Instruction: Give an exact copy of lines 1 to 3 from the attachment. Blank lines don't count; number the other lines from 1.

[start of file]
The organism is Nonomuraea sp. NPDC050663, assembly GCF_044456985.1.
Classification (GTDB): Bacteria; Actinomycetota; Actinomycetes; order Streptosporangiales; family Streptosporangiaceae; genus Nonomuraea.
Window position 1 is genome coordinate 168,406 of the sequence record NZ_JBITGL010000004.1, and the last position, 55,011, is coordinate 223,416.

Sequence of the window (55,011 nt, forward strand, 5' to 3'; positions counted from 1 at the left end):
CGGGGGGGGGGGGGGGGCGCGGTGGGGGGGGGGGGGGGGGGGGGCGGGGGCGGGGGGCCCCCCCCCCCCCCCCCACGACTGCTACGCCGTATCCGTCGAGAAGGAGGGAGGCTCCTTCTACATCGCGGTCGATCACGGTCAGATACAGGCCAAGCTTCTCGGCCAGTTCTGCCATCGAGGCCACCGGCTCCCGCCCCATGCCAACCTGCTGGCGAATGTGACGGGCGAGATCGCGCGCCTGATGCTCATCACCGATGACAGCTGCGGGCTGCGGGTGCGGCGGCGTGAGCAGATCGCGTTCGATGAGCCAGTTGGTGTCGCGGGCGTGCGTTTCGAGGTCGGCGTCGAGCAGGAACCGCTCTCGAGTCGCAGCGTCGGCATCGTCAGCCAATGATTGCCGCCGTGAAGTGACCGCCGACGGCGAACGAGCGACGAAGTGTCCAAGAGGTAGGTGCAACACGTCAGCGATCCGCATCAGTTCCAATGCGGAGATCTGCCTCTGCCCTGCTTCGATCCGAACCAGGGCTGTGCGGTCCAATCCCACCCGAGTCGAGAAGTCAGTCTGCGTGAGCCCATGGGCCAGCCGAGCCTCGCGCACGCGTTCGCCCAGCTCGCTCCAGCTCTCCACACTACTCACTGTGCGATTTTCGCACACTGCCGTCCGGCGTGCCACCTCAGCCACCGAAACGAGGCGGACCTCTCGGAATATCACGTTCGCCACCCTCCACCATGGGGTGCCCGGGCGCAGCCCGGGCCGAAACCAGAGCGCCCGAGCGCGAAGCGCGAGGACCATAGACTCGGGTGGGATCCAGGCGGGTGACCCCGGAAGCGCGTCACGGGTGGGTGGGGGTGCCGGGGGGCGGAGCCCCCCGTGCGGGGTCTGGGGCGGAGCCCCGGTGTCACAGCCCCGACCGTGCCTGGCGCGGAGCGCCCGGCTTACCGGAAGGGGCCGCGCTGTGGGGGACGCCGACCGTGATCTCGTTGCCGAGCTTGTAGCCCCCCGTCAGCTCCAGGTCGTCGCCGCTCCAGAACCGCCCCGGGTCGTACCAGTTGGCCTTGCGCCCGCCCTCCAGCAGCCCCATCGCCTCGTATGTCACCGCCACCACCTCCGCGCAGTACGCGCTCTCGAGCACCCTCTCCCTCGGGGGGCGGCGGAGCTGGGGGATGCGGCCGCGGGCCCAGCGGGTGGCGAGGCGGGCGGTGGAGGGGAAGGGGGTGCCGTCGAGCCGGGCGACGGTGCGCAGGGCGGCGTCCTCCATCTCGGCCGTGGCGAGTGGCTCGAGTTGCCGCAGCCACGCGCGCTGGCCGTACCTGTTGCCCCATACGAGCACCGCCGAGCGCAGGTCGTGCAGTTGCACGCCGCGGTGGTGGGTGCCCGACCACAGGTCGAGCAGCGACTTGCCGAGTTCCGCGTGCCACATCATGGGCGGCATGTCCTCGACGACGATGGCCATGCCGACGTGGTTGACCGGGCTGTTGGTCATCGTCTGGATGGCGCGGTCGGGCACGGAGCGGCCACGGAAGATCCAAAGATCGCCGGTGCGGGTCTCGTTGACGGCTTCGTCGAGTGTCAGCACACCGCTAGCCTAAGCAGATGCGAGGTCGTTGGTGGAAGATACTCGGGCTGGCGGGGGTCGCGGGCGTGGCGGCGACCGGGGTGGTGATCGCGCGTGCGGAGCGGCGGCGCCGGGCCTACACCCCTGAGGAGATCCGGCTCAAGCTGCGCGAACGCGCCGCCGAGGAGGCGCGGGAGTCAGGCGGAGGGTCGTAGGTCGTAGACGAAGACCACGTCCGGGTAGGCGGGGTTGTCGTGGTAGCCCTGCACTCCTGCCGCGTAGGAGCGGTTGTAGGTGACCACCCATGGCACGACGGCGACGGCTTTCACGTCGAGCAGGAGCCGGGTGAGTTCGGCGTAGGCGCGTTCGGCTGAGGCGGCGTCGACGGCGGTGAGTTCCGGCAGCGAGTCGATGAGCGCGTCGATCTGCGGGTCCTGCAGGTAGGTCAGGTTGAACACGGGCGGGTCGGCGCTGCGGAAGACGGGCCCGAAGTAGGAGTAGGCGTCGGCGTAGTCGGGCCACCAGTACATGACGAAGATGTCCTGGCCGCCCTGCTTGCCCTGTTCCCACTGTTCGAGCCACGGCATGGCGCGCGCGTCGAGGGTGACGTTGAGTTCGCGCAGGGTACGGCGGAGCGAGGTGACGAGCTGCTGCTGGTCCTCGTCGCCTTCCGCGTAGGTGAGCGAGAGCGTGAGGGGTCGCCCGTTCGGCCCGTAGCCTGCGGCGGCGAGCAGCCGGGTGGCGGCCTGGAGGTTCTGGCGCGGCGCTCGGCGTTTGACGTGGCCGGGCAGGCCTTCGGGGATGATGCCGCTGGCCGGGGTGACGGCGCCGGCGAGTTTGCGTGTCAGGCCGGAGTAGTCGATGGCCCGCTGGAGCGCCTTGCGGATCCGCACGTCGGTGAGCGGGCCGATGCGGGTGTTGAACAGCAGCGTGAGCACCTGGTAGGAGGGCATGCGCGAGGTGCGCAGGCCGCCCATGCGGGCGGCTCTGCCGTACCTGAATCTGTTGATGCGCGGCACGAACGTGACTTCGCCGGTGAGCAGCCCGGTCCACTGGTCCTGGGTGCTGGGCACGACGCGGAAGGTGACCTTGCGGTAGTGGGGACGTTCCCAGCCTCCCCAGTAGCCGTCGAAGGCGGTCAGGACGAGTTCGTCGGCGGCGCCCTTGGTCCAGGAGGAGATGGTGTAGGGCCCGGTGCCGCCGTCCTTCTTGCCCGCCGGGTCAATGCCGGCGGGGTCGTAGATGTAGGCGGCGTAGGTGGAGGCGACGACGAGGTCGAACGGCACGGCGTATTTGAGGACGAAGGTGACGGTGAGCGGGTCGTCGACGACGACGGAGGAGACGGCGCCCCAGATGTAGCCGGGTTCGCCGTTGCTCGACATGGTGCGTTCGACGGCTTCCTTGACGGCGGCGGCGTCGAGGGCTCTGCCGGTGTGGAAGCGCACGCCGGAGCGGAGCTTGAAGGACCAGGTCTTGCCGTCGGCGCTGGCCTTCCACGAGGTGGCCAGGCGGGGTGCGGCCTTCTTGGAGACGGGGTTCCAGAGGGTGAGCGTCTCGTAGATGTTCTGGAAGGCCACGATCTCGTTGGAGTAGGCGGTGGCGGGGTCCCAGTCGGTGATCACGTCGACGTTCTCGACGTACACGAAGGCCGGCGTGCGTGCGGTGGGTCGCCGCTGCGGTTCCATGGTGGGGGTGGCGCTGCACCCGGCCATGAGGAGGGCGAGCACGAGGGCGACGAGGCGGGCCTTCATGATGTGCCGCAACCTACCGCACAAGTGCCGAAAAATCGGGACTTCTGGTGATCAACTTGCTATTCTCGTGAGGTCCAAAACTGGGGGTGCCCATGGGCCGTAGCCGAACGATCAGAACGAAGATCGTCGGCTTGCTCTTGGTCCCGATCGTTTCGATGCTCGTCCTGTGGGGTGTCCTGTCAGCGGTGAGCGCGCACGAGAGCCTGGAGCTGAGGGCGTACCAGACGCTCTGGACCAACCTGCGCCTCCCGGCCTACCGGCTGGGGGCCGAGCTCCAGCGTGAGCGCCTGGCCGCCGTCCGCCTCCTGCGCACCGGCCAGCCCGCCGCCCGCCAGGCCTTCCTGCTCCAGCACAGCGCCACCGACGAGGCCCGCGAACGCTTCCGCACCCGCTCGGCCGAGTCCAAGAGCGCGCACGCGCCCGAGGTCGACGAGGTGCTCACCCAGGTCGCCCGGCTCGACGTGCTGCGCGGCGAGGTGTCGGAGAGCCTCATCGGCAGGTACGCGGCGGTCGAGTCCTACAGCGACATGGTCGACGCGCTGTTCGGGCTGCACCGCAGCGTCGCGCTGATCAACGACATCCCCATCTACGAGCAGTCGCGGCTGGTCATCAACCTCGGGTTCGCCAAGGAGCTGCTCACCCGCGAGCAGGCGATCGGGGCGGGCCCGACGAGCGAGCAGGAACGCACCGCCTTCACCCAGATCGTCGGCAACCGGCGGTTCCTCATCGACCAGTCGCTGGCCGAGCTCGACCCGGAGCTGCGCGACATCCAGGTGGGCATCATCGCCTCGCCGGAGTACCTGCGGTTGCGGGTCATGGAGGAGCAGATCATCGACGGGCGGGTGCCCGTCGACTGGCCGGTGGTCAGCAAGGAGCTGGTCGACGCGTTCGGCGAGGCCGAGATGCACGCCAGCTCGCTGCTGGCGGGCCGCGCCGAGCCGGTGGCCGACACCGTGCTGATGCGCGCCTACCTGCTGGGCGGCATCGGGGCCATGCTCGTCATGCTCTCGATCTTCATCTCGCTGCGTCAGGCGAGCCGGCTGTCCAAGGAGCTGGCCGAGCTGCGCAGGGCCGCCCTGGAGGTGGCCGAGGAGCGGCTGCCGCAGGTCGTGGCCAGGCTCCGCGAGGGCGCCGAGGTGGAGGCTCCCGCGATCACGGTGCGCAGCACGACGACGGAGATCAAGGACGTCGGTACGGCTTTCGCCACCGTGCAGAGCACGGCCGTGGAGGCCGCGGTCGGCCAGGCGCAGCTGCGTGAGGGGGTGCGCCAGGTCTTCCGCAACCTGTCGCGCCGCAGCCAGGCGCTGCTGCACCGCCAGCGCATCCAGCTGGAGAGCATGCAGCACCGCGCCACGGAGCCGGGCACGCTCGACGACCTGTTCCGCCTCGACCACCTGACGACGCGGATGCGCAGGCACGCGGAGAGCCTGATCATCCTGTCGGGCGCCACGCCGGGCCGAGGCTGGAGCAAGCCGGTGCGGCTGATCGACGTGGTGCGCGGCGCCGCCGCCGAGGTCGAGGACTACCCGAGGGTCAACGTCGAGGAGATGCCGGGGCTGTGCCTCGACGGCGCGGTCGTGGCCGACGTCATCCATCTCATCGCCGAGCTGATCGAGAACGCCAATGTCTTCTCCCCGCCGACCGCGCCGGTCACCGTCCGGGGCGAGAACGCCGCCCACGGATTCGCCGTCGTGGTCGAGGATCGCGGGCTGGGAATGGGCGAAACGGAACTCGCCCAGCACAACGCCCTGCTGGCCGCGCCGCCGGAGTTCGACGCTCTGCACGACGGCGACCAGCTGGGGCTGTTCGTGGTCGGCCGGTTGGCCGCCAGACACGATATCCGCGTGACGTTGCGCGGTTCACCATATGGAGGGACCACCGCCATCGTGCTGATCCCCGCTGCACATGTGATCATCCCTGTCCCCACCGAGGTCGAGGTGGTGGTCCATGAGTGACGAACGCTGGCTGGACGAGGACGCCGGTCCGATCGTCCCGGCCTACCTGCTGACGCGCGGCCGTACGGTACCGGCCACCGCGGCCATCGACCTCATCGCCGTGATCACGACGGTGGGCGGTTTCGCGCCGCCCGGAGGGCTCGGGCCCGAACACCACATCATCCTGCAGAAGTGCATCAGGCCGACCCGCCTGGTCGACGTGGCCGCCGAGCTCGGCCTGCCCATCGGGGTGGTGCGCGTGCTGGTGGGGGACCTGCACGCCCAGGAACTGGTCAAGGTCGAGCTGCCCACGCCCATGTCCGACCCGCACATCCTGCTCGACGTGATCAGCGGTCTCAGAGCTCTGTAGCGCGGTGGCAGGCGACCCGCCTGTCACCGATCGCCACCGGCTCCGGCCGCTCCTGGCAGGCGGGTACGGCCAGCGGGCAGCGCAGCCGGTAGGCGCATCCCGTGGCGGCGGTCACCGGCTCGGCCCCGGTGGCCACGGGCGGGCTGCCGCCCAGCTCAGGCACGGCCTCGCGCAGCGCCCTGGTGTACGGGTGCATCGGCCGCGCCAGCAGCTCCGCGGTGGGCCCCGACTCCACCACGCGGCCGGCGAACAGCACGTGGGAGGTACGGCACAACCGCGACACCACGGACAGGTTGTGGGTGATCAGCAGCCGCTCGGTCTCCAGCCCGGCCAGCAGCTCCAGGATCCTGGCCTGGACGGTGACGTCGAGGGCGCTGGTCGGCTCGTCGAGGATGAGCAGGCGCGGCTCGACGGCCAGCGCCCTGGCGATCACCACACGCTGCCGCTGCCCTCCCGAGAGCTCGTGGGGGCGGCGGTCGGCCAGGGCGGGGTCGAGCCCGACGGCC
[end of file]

The organism is Nonomuraea sp. NPDC050663, assembly GCF_044456985.1.
Classification (GTDB): Bacteria; Actinomycetota; Actinomycetes; order Streptosporangiales; family Streptosporangiaceae; genus Nonomuraea.
Window position 1 is genome coordinate 168,406 of the sequence record NZ_JBITGL010000004.1, and the last position, 55,011, is coordinate 223,416.